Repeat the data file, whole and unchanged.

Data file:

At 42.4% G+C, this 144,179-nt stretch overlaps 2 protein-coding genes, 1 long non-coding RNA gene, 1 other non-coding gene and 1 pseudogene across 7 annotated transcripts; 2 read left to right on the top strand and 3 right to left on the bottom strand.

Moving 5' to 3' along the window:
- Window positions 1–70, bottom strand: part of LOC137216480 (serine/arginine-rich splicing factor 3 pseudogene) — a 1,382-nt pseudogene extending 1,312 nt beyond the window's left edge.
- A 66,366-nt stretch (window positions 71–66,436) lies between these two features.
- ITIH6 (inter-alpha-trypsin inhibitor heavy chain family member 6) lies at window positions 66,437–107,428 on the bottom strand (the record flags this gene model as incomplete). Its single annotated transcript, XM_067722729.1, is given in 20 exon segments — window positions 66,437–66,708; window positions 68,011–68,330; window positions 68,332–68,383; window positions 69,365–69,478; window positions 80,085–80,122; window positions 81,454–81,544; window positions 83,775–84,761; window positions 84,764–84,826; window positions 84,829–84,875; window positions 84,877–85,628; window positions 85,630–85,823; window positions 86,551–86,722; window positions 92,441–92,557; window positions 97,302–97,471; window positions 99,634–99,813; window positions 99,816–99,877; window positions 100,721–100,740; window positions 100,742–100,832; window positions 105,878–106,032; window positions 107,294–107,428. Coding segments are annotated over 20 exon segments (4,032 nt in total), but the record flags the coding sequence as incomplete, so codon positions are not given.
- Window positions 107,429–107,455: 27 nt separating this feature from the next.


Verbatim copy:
At 42.4% G+C, this 144,179-nt stretch overlaps 2 protein-coding genes, 1 long non-coding RNA gene, 1 other non-coding gene and 1 pseudogene across 7 annotated transcripts; 2 read left to right on the top strand and 3 right to left on the bottom strand.

Moving 5' to 3' along the window:
- Window positions 1–70, bottom strand: part of LOC137216480 (serine/arginine-rich splicing factor 3 pseudogene) — a 1,382-nt pseudogene extending 1,312 nt beyond the window's left edge.
- A 66,366-nt stretch (window positions 71–66,436) lies between these two features.
- ITIH6 (inter-alpha-trypsin inhibitor heavy chain family member 6) lies at window positions 66,437–107,428 on the bottom strand (the record flags this gene model as incomplete). Its single annotated transcript, XM_067722729.1, is given in 20 exon segments — window positions 66,437–66,708; window positions 68,011–68,330; window positions 68,332–68,383; window positions 69,365–69,478; window positions 80,085–80,122; window positions 81,454–81,544; window positions 83,775–84,761; window positions 84,764–84,826; window positions 84,829–84,875; window positions 84,877–85,628; window positions 85,630–85,823; window positions 86,551–86,722; window positions 92,441–92,557; window positions 97,302–97,471; window positions 99,634–99,813; window positions 99,816–99,877; window positions 100,721–100,740; window positions 100,742–100,832; window positions 105,878–106,032; window positions 107,294–107,428. Coding segments are annotated over 20 exon segments (4,032 nt in total), but the record flags the coding sequence as incomplete, so codon positions are not given.
- Window positions 107,429–107,455: 27 nt separating this feature from the next.